Mary Moran (camogie)

Mary Moran (Máire Ní Mhóráin) was the 18th president of the Camogie Association, elected at the 1973 Congress in the Blarney Hotel in a run-off against Mary Lynch of Monaghan.[1]

Mary Moran, Máire Ní Mhóráin
18th President of the Camogie Association
In office
Succeeded byMary Fennelly

Background and playing careerEdit

A native of Limerick city, she is the daughter of John and Frances Moran, fourth of a family of six (John, James, Brendan, Mary, Margaret and Anthony). When she moved to Cork at the age of 11 she at St Aloysius School (a prominent camogie nursery in those days) and was introduced to game for the first time.


She won Cork Colleges senior and junior championship medals with St Aloysius and played with Cork colleges against Dublin. She played Ashbourne Cup with UCC, and won Cork senior and junior championship medals with Old Aloysius Camogie Club, Aloysians (confined to past and present pupils of St Aloysius School). On being appointed to AIB, Enniscorthy she played with Kilcarry and won a Carlow County Championship medal. On being appointed to AIB, Dame St, she joined Dublin camogie side Celtic, winning Dublin senior league and championship medals.

She won an All Ireland medal and Munster senior championship medals for her adopted county of Cork, When as she says "unfortunately, Old Als went the way of all past pupil clubs" she joined St Finbarr’s as she wished to remain an affiliated member of the Camogie Association and became secretary of the club.


She trained Cork to two All Ireland titles 1972 and 1973, an All Ireland Junior (two in the same afternoon), and two All Ireland Minor in 1975 and 1976. She became the first national camogie coach in 1976. With Ann Carroll in 1978 she wrote the first camogie coaching book Camogie and followed with a second one, The Coach in Action.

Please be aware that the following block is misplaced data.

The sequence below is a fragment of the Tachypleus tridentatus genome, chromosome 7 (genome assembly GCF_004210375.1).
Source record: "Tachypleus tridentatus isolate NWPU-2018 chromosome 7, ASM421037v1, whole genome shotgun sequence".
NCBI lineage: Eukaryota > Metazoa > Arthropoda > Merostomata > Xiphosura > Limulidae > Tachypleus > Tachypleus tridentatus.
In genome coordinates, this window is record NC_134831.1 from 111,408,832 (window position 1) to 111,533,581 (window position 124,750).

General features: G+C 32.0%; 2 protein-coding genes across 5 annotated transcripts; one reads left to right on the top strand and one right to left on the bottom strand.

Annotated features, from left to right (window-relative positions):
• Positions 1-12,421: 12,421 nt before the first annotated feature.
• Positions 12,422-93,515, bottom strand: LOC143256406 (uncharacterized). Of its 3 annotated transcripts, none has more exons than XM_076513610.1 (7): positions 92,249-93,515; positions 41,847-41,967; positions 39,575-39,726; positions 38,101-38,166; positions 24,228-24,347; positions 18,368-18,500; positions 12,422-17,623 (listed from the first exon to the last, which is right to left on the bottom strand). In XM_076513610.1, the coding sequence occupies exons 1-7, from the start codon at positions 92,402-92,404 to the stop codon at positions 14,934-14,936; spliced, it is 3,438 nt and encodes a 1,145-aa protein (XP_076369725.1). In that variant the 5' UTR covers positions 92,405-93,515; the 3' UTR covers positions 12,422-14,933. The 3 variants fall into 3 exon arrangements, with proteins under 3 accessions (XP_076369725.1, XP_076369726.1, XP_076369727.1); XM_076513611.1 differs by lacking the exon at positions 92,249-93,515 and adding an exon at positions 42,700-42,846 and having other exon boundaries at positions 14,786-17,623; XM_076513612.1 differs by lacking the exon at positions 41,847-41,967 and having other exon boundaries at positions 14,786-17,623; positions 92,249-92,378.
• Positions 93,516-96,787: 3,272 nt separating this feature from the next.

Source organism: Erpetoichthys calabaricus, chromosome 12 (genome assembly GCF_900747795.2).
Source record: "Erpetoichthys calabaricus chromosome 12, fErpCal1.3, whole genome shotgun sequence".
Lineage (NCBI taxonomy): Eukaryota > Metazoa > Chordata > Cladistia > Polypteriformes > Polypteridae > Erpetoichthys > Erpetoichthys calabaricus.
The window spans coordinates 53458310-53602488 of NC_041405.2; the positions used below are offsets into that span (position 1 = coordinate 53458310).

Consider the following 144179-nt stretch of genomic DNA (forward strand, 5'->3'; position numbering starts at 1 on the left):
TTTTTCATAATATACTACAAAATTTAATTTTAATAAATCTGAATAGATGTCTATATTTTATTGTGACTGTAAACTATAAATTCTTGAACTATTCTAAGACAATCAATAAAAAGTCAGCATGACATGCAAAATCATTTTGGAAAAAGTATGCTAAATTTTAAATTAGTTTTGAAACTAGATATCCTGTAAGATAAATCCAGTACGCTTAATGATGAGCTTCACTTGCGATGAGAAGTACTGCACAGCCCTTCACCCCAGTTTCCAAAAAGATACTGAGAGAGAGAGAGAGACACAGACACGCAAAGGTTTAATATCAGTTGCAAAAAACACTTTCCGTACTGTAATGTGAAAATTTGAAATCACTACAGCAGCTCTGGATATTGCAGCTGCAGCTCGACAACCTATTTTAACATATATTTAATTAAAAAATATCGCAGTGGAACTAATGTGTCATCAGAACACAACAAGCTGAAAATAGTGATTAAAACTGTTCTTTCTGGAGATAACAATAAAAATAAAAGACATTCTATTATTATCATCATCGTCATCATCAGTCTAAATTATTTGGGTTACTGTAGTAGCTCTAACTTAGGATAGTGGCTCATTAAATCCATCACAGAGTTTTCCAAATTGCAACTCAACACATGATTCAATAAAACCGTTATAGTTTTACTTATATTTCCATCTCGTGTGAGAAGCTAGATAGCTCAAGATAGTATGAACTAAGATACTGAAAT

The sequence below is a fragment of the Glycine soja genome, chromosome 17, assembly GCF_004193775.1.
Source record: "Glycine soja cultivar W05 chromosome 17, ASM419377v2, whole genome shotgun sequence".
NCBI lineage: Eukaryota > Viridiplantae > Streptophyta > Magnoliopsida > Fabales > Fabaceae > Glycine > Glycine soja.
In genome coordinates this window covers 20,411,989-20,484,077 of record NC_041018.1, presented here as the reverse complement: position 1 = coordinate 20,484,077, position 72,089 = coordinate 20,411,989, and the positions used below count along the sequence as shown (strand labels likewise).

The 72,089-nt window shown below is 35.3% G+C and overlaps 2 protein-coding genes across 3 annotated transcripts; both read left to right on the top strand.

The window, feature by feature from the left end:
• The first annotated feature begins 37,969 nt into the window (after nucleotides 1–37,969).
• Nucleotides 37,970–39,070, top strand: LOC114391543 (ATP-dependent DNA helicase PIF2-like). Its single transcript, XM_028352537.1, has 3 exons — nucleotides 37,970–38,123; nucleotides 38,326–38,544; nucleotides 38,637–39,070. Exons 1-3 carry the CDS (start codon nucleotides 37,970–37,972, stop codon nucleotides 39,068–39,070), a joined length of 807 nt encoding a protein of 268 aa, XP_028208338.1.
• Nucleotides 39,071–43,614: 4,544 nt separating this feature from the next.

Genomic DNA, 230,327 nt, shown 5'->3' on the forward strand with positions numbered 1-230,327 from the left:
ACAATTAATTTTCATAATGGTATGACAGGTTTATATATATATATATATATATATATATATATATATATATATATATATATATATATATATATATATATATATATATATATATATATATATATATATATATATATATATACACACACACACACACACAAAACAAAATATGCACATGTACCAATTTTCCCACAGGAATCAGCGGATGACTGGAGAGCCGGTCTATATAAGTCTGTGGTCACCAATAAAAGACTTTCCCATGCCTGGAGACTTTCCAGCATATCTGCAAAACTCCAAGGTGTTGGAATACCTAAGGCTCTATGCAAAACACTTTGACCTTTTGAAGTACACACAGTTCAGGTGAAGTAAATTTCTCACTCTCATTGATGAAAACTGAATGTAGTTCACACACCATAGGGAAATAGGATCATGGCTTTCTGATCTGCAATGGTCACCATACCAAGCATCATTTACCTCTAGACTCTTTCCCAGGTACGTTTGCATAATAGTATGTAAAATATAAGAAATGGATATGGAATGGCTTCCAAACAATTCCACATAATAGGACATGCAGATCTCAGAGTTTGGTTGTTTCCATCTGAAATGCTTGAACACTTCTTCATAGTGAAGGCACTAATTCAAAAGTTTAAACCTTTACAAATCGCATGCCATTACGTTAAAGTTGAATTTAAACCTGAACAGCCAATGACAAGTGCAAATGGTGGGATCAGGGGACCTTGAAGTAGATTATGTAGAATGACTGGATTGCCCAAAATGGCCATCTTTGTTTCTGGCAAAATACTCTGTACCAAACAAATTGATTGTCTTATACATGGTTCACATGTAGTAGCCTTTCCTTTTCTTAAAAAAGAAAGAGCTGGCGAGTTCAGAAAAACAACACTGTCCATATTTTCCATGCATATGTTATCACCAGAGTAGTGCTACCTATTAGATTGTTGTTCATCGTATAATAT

She chaired Cork County Camogie Board for ten years, 1968–77, and was President of Cork Camogie Board President of Cork County Board for five years, 1993–97. She was chairman of Munster Camogie Council for five years, 2002–06, secretary of Munster Colleges Council and secretary of All-Ireland Colleges Council for 32 years, 1969–2001, and trustee of the Camogie Association, 2006–2010.


When elected president in 1979, she engaged in the most ambitious programme for a president to date, travelling the length and breadth of the country to attend medals, functions and coaching courses.[citation needed]

During her presidency, in 1980 the first full-time camogie Ardstiúrthóir. Jo Golden, was appointed with a central office provided in Croke Park. In 1979 the 75th Anniversary was marked by the first Junior National League Final won by Kildare, an Idir-Ghaeltacht Competition and a banquet.[citation needed]


She is the author of Camogie Champions (1997), Gymfrocks and Headbands (1997) (History of Munster Colleges), A resounding Success (1998) (History of All-Ireland Colleges), Cork’s Camogie Story (2000) and Munster’s Camogie Story (2004). Her authoritative national history of the sport of camogie, A Game of Our Own: The History of Camogie, was published in 2011.[1][2]


  1. ^ a b Moran, Mary (2011). A Game of Our Own: The History of Camogie. Dublin, Ireland: Cumann Camógaíochta. p. 460. ISBN 1908591005.
  2. ^ apps (10 November 2004). "CAMOGIE: Ryan reaches end of line with Premier side - Sport". Retrieved 21 February 2012.

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